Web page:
Experiments were carried out on 8 healthy ponies to examine the effects of prolonged submaximal exercise on regional distribution of brain blood flow. Brain blood flow was ascertained by use of 15-μm-diameter radionuclide-labeled microspheres injected into the left ventricle. The reference blood was withdrawn from the thoracic aorta at a constant rate of 21.0 ml/min. Hemodynamic data were obtained with the ponies at rest (control), and at 5, 15, and 26 minutes of exercise performed at a speed setting of 13 mph on a treadmill with a fixed incline of 7%. Exercise lasted for 30 minutes and was carried out at an ambient temperature of 20 C. Heart rate, mean arterial pressure, and core temperature increased significantly with exercise. With the ponies at rest, a marked heterogeneity of perfusion was observed within the brain; the cerebral, as well as cerebellar gray matter, had greater blood flow than in the respective white matter, and a gradually decreasing gradient of blood flow existed from thalamus-hypothalamus to medulla. This pattern of perfusion heterogeneity was preserved during exercise. Regional brain blood flow at 5 and 15 minutes of exercise remained similar to resting values. However, at 26 minutes of exercise, vasoconstriction resulted in a significant reduction in blood flow to all cerebral and brain-stem regions. In the cerebellum, the gray matter blood flow and vascular resistance remained near control values even at 26 minutes of exercise. Vasoconstriction in various regions of the cerebrum and brainstem at 26 minutes of exertion may have occurred in response to exercise-induced hypocapnia, arterial hypertension, and/or sympathetic neural activation.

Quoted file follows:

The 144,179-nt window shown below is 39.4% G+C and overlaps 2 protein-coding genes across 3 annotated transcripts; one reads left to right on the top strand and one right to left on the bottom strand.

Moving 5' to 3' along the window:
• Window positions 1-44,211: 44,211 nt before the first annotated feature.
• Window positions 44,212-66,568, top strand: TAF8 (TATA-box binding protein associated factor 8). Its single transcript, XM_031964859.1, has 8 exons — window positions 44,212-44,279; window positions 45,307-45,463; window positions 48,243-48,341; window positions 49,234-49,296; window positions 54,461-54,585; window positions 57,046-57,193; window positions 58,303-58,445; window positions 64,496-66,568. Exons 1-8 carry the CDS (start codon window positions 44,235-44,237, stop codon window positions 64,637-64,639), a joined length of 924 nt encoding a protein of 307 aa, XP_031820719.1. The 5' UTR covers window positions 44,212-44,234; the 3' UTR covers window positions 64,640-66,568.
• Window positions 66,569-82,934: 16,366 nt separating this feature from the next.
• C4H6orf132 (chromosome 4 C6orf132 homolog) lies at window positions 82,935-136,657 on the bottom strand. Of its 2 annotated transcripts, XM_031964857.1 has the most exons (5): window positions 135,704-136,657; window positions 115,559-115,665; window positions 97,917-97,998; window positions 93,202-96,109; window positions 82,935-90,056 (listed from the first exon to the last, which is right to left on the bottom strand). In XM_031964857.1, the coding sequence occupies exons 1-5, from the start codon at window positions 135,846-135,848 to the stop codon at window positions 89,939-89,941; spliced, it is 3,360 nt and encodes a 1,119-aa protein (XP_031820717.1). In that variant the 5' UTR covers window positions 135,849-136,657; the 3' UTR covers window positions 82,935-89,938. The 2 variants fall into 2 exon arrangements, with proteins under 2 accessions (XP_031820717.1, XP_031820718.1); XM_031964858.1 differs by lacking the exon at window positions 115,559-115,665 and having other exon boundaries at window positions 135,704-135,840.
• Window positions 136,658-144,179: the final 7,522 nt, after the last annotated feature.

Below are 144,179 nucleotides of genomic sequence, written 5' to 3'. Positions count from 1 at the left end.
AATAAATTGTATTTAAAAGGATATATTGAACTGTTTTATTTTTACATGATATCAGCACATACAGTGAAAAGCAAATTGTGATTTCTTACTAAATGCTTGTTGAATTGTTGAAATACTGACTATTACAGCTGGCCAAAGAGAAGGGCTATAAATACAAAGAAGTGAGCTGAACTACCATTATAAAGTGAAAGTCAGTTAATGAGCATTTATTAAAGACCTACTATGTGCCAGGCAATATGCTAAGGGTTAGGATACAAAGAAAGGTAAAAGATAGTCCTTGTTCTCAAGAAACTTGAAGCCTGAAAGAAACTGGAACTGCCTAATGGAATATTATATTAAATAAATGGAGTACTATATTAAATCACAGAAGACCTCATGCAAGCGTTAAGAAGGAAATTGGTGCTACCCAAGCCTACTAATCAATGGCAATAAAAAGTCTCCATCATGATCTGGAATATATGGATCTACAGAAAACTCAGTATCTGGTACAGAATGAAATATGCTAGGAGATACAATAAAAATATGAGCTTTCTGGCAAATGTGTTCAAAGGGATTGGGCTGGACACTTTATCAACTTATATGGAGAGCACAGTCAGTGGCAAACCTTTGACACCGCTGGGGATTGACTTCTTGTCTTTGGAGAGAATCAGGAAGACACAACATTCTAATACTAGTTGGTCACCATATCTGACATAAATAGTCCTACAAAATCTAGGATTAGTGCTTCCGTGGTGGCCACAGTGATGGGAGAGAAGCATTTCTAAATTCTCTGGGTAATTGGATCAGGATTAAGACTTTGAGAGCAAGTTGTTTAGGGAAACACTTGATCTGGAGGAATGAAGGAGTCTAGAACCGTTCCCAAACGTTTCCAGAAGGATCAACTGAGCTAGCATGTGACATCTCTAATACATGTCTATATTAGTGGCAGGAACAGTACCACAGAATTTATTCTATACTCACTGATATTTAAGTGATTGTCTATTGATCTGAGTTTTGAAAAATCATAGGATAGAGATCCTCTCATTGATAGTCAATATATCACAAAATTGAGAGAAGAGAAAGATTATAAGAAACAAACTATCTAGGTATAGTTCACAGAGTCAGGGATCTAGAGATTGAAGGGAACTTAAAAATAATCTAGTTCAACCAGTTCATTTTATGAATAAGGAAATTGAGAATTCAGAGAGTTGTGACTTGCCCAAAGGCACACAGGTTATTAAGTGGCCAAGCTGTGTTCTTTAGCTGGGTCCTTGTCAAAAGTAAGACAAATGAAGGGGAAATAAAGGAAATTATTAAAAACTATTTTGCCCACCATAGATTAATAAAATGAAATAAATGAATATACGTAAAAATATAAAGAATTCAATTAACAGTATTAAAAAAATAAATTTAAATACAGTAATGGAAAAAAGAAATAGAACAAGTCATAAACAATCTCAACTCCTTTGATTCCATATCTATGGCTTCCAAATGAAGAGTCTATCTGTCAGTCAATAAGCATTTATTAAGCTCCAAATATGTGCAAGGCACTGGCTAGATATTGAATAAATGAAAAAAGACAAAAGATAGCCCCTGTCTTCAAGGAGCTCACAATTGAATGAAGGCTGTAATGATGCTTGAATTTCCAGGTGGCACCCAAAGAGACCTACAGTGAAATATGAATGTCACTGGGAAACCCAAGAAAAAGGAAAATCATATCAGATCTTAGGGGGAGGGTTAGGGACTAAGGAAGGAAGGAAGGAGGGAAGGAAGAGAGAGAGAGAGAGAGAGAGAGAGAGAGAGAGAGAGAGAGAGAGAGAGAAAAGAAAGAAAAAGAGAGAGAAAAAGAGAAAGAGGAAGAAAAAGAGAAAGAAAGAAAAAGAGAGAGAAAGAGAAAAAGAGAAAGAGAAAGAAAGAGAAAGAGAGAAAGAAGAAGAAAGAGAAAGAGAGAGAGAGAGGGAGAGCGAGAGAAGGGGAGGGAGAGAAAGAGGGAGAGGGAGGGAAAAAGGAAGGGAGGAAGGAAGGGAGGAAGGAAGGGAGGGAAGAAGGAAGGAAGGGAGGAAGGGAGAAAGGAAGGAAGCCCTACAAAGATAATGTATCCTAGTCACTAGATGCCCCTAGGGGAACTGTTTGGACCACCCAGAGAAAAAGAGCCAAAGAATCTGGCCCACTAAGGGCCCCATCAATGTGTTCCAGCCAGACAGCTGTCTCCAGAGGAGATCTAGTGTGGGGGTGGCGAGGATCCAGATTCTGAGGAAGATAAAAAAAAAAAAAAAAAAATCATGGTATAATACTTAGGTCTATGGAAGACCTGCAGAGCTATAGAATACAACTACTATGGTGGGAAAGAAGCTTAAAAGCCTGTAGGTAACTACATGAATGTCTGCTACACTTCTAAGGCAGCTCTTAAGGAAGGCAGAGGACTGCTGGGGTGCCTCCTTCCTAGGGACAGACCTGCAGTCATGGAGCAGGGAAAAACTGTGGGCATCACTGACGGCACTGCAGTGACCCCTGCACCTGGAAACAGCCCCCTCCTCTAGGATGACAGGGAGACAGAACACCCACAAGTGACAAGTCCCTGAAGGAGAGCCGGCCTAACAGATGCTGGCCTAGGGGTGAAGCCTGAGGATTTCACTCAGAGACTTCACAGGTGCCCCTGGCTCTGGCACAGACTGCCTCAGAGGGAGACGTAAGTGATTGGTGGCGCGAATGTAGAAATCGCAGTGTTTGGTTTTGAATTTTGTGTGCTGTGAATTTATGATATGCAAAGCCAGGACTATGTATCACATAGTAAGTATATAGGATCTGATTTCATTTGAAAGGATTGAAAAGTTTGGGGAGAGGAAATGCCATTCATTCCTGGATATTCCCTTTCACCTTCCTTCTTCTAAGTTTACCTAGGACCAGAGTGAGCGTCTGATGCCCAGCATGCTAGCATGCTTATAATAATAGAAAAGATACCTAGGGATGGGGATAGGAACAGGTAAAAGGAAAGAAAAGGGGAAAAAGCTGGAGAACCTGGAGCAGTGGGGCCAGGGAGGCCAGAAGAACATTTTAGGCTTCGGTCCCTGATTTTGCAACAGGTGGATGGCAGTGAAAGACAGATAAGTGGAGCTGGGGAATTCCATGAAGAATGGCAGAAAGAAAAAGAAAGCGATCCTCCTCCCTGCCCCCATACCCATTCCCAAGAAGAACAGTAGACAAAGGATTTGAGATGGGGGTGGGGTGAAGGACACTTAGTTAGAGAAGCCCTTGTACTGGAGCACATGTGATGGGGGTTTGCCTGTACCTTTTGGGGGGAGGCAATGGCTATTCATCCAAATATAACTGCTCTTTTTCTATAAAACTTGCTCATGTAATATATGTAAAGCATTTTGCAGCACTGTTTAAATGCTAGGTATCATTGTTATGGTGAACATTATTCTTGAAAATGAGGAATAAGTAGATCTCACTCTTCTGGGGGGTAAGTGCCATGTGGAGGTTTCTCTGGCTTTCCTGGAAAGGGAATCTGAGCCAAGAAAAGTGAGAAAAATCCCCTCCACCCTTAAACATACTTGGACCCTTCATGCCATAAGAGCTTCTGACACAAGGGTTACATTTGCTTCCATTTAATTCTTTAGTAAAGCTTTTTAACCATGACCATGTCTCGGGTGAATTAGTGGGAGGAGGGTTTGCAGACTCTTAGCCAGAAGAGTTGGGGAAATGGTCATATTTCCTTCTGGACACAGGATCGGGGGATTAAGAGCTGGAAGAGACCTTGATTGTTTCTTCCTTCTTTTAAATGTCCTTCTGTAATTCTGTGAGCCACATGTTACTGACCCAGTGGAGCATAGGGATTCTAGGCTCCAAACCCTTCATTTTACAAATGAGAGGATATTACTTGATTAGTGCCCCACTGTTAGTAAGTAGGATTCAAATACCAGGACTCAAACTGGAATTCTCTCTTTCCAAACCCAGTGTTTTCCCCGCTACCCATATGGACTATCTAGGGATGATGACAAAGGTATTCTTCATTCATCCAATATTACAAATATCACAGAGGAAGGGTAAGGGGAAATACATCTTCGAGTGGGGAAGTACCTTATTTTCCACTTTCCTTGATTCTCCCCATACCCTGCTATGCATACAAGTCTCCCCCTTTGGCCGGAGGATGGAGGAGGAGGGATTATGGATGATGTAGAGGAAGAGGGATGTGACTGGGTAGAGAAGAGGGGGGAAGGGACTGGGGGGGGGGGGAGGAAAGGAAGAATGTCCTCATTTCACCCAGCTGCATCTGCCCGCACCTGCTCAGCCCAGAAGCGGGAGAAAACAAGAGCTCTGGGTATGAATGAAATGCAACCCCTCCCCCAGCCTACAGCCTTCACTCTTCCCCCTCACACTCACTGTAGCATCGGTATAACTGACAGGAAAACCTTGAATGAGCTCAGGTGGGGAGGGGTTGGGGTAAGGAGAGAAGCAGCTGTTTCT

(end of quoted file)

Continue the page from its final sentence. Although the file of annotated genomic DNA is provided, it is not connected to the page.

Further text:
Free access
in American Journal of Veterinary Research